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Microsoft SQL Server 2008 Integration Services Problem-design-solution [Unknown Binding]

4.0 out of 5 stars  See all reviews (2 customer reviews)

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Product details

  • Unknown Binding
  • Language: English
  • ISBN-10: 0470593946
  • ISBN-13: 978-0470593943
  • Average Customer Review: 4.0 out of 5 stars  See all reviews (2 customer reviews)
  • See Complete Table of Contents

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3 of 3 people found the following review helpful
3.0 out of 5 stars Contains all the info, layout not clear enough 1 Jun 2010
Format:Paperback|Verified Purchase
After having been through the previous book, bought this to update to 2008 and found the previous book far easier to follow.

The book contains some excellent info, however I found during the hands-on parts, many of the steps that needed to be followed were buried in the main text and were therefore easy to miss.

Would (for my tiny brain) prefer numbered steps for these parts.
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1 of 1 people found the following review helpful
5.0 out of 5 stars Excellent...but not for beginners 23 Feb 2011
I have found this book extremely useful as a practical guide. It is definitely not for beginners. It is mainly about SSIS as an ETL tool for loading a data warehouse. It presents different approaches (including the pros and cons of using them), guides on best practice
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Most Helpful Customer Reviews on (beta) 4.2 out of 5 stars  13 reviews
18 of 18 people found the following review helpful
5.0 out of 5 stars SQL Server Integration Services: Problem - Design - Solution 15 April 2010
By Tim D. Mitchell - Published on
I usually don't do book reviews (at least publicly, anyway), but when I find a piece of work that I really get a lot out of, I don't mind sharing my experience. Such was the case with a book I finished recently. SQL Server 2008 Integration Services: Problem - Design - Solution is a concise guide to becoming a better ETL developer, written by four highly experienced industry experts. After reading this book, I can recommend it without hesitation!

From the first few pages, it's obvious that this book is different from many other SSIS books. Rather than trying to teach the reader how to use the software, this book instead focuses on common business problems and the methodology behind solving them. The authors assume some familiarity with SSIS, so you won't find a comprehensive how-to manual if you've never created a package before. That being said, the concepts presented here are not so complex that only highly seasoned ETL developers will understand them; to the contrary, the book illustrates a number of simple yet practical approaches, along with relevant examples, that audiences of various skill levels will get something out of it.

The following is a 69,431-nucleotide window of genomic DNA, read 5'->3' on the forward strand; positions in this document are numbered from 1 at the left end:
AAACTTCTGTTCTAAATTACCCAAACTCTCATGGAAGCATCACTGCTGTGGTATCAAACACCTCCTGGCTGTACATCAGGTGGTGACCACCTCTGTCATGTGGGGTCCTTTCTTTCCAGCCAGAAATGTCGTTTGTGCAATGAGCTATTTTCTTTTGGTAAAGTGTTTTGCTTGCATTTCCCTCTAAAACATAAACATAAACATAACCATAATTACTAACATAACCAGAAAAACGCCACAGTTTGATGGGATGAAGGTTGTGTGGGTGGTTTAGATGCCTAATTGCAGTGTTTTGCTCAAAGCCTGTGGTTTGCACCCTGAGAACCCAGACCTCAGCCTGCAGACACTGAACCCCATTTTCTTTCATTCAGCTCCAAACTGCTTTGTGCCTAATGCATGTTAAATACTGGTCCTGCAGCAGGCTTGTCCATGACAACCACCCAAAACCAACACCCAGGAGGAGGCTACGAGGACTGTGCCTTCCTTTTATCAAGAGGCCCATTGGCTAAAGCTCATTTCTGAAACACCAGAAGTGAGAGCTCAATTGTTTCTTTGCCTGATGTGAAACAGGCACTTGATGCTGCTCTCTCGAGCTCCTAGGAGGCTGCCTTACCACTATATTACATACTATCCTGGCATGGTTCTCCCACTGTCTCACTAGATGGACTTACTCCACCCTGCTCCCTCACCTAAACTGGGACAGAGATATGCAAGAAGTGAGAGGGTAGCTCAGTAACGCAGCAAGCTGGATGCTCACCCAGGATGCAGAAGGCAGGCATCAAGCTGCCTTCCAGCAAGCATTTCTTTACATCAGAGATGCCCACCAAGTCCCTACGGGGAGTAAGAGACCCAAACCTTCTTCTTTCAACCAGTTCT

One of the most relevant topics covered was the concept of building an SSIS management framework, which was my favorite part of the book. Having recently moved from an environment with a relatively small number of packages to a consulting role where I might interact with hundreds of packages a month, I found that a solid ETL framework is a critical component of success. Chapter 2 of the Problem - Design - Solution book explains why, and illustrates how, one would build an SSIS management framework. For anyone that has struggled with a large number of packages or has wrestled with the shortcomings of the built-in SSIS logging tools, this chapter should prove useful as both a guide and a best practices reference. Further into the book, the authors cover other topics essential to data warehousing ETL, including data cleansing and fact and dimension table ETL. The authors go on to cover scripting in SSIS, one of my favorite topics, and do a good job of addressing scripting patterns in both the script task and script component. Finally, the book reviews ways to monitor and improve SSIS performance.

I consider a technical book to be successful if it contains the right mix of information so that I can immediately apply what I've learned to legitimate problems and situation. To that end, this book is a winner in my opinion; even though I have been developing ETL processes in SSIS for years, I was able to walk away with some practical techniques that I began using almost immediately. Experienced ETL developers, as well as those with only a little SSIS experience, will likely find this book very useful.